Question: As the summer travel season approaches, what are your recommendations for the best way to get cash when one is overseas?
Answer: I'm putting my money on (sharp intake of breath here) using an automated teller machine abroad.
I'm holding my breath because discussions about money tactics can go from zero to "you're a blinking idiot" in less than two seconds.
The disagreements among travelers about using ATMs abroad stem from several factors, including which bank you're using, how much you're willing to pay for convenience and your tolerance for spending time on money matters when you should be spending it at the Louvre.
An ATM isn't the only way to get foreign currency, of course. If you want to leave home with some currency in your pocket (and you probably do), you may be able to order it from places you might expect to find it — your bank or another international exchange institution — and maybe some places you do not, such as the Auto Club, which has what it calls TipPaks of foreign currency in $100 denominations.
If you're seeking more common currencies such as euros or pounds? Easy breezy. Icelandic kronur or Costa Rican colons? Maybe a little more elusive. Translation: Don't wait until the day before you depart to go on a money hunt.
You often can get cash at an airport international exchange, either before you go or when you arrive.
The downside to having cash in your hot hand when you land is that the exchange rate isn't very good because you're paying for the convenience.
But never mind. You have swallowed hard, and you have some cash, but let's say you arrive at a destination, as I recently did, and discover that, holy smokes, Sydney, Australia, is way more expensive than you had anticipated. (CNN recently ranked it the fifth-most expensive city in the world.) You use your credit card for most of your big purchases (a credit card that doesn't charge a foreign transaction fee — and you can look at some of your choices at CardHub.com's http://www.lat.ms/1gRD67o), but you still need cash for the occasional cup of coffee, to tip the housekeeping staff and for cabs that don't take cards.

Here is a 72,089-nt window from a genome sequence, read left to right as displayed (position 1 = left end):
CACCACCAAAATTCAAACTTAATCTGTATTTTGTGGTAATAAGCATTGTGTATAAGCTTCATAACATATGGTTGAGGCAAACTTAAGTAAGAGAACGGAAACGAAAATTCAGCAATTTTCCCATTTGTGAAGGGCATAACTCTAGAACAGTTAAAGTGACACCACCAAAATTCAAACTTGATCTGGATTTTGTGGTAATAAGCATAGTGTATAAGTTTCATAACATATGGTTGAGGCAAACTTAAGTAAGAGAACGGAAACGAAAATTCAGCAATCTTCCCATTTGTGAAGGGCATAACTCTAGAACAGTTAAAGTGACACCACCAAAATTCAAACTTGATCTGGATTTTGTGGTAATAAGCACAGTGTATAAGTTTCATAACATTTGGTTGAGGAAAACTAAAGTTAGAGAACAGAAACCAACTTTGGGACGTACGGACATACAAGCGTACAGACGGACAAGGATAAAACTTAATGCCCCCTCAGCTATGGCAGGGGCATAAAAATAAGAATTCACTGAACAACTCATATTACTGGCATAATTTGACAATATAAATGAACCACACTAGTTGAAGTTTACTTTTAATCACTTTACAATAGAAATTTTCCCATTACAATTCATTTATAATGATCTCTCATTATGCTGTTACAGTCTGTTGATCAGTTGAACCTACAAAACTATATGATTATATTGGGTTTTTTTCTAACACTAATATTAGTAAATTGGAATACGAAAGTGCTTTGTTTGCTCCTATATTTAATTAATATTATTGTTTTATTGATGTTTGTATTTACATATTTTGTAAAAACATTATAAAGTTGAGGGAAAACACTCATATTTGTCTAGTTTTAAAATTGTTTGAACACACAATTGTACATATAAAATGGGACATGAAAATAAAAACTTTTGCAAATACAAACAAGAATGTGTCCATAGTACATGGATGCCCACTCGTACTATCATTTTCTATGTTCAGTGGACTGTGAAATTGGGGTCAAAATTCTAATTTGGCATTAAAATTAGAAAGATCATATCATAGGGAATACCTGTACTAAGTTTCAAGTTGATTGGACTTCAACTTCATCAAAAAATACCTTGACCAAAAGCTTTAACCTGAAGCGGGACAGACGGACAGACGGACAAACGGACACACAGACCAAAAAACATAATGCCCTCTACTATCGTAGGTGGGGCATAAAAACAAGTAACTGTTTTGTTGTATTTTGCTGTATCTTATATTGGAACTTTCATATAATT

That's when the ATM can be your BFF. Using one means you don't have to find a bank, although those at a bank may be more secure.
But your financial friendship comes at a cost. You may have to pay a foreign transaction fee, which can range from 1% to 3%. And you may be assessed a fee if you're using an ATM that's not part of your bank's network.
You can find out how much you'll pay by going to your bank's website, which is easy or hard depending on the bank. I found Bank of America's notes about its 3% fee fairly easily. Not so with other banks, where finding the answer is the equivalent of breaking into Ft. Knox. You can also call, if you don't mind being in the first circle of call hell (limbo), which is what Dante would have branded it if they'd had phones in his day.
So here's the rub: Getting a credit card with no foreign transaction fee is easy: You just apply. But an ATM suggests you're in a committed banking relationship. I like what Rosemarie Clancy, editor in chief of RewardExpert.com, which explains the loyalty rewards landscape for travelers, said in an email: "I cringe when I have to go to an ATM in a foreign country. It's like going to the dentist. It's probably going to hurt."
How much it hurts depends on your bank (to see a list of banks that don't charge that ATM fee, go to Nerd Wallet's site at http://www.lat.ms/1tjqM4X) and on how often you travel. The more you go, the more you'll pay.
"If opening a bank account at a bank other than your own is necessary to obtain a [no-fee] debit card, then yes, you should go ahead and do it," Odysseas Papadimitriou, chief executive of personal financial websites CardHub.com and WalletHub.com, said in an email.
For leisure travelers, changing banks or having a separate travel account may not be worth the hassle. You pay a price for taking the path of least resistance, and only you can say whether it's worth it.
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